Around The Block
nytheatre.com review by Heather McAllister
January 15, 2010
Nelson Diaz-Marcano has put together a one-act with some fellow Stony Brook University classmates, and their classroom bond is strikingly evident in his Around the Block, directed by Dan De Jesus, in which Diaz stars with Danielle Guidi.
These very likeable actors share an extreme level of comfort and ease with each other, I felt a kinship to them, as if we were in a very supportive acting class together.
However, although the actors are honest, fearless, and obviously connected to each other, unfortunately the characters they portray are quite shallow and unlikable. Watching them, I felt uncomfortable, as if I were overhearing a raunchy private conversation, comprised solely of in-jokes and "you had to be there" moments from two insecure, borderline mean-spirited people seeking a public place to hash out the remnants of their relationship in order to avoid any real intimacy.
The one-act reminded me not so much of a play, but of a long conversation, and the conversation reminded me not so much of a cohesive story progressing forward toward a revelation, but rather of a loud girl and a mumbling boy dancing around each other and their feelings, performing and posing for each other and any passersby within range on a random street corner.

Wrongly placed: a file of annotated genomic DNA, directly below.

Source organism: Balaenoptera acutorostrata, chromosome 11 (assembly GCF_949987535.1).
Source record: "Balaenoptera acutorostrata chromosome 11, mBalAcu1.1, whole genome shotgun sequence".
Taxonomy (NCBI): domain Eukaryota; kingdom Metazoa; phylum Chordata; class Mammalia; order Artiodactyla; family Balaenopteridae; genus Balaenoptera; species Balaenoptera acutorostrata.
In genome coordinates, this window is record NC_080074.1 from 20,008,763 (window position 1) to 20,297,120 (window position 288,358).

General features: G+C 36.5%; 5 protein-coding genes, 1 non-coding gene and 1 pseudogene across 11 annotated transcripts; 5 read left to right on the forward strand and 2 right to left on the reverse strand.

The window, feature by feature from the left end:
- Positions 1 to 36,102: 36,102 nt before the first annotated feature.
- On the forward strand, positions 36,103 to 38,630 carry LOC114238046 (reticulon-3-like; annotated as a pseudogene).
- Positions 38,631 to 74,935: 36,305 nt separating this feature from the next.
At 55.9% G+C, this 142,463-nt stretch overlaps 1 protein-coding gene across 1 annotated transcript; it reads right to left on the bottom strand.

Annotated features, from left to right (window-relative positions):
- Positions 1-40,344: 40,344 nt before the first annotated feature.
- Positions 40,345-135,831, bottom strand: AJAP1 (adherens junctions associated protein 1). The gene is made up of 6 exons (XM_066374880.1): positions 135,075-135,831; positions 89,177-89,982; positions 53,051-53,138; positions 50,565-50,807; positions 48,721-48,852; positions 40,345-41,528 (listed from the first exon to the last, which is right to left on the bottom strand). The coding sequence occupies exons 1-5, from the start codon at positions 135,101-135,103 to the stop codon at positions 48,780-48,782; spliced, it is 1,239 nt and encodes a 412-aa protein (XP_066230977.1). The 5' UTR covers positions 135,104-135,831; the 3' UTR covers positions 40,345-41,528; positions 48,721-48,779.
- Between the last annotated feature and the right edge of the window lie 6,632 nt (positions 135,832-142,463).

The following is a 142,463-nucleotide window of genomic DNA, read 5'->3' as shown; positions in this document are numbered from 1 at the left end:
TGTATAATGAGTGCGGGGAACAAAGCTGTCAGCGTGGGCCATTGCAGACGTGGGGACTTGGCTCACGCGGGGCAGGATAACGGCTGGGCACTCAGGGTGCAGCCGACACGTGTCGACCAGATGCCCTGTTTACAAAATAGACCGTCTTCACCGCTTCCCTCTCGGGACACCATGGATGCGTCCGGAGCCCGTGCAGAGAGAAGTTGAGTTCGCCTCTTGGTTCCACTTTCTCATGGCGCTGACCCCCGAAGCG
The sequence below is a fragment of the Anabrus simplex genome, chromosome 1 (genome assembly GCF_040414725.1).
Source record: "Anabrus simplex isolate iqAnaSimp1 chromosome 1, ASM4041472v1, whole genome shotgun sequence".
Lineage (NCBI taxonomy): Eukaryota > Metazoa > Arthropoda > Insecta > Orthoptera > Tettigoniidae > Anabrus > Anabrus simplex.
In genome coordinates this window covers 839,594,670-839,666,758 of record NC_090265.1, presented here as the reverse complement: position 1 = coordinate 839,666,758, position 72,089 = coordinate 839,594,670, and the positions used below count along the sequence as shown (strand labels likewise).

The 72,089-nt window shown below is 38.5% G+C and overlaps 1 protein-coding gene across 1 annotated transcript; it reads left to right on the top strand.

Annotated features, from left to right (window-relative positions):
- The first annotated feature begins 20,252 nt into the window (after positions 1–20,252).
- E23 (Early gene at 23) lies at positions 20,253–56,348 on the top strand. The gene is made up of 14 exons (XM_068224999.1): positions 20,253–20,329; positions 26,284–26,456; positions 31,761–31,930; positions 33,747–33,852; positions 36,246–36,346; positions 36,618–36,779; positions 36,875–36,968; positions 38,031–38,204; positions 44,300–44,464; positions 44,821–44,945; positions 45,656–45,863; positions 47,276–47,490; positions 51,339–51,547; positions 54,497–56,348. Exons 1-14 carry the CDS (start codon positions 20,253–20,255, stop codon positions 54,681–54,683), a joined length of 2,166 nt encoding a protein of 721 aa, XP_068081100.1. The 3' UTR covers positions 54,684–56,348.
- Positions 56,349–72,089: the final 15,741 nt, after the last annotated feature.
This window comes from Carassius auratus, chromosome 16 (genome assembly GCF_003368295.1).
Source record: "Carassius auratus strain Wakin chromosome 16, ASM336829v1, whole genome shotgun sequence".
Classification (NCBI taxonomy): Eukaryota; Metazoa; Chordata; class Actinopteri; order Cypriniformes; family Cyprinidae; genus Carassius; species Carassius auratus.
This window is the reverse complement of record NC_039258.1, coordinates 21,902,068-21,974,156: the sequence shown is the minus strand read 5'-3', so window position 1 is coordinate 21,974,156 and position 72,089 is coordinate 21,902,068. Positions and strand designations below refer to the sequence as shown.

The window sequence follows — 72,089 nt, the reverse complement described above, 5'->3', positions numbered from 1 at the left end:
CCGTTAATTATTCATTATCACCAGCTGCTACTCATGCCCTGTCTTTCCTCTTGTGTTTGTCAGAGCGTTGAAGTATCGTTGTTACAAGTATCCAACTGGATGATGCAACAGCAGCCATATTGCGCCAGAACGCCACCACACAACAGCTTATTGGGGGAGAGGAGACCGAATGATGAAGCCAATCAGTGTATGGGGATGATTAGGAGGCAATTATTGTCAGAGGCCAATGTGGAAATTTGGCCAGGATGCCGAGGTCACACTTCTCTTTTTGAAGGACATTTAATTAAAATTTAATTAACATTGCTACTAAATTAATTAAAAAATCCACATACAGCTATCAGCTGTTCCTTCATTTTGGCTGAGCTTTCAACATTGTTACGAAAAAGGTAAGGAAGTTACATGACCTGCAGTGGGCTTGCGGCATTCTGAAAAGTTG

Guidi's Carla randomly breaks into cheerleading routine/hip hop moves, flits from thought to thought, and continuously mocks and disparages her suitor. Diaz's Leo speaks unclearly, postures, laughingly and graphically insults the other women he's been with, and insists Guidi loves him. I really didn't find anyone to root for.
There is no set, or costume to note. No sound or lighting either.
The torturous pull of a love triangle, the possibility of rekindling a lost love, the overwhelming realization that unless you act right now, this very second, you may let your soulmate slip away—these are incredibly dramatic, life-changing moments that deserve more than random snippets of "real dialogue" from characters who seemingly have no idea what love is. Love is the all-conquering power, and deserves to have that respect shown.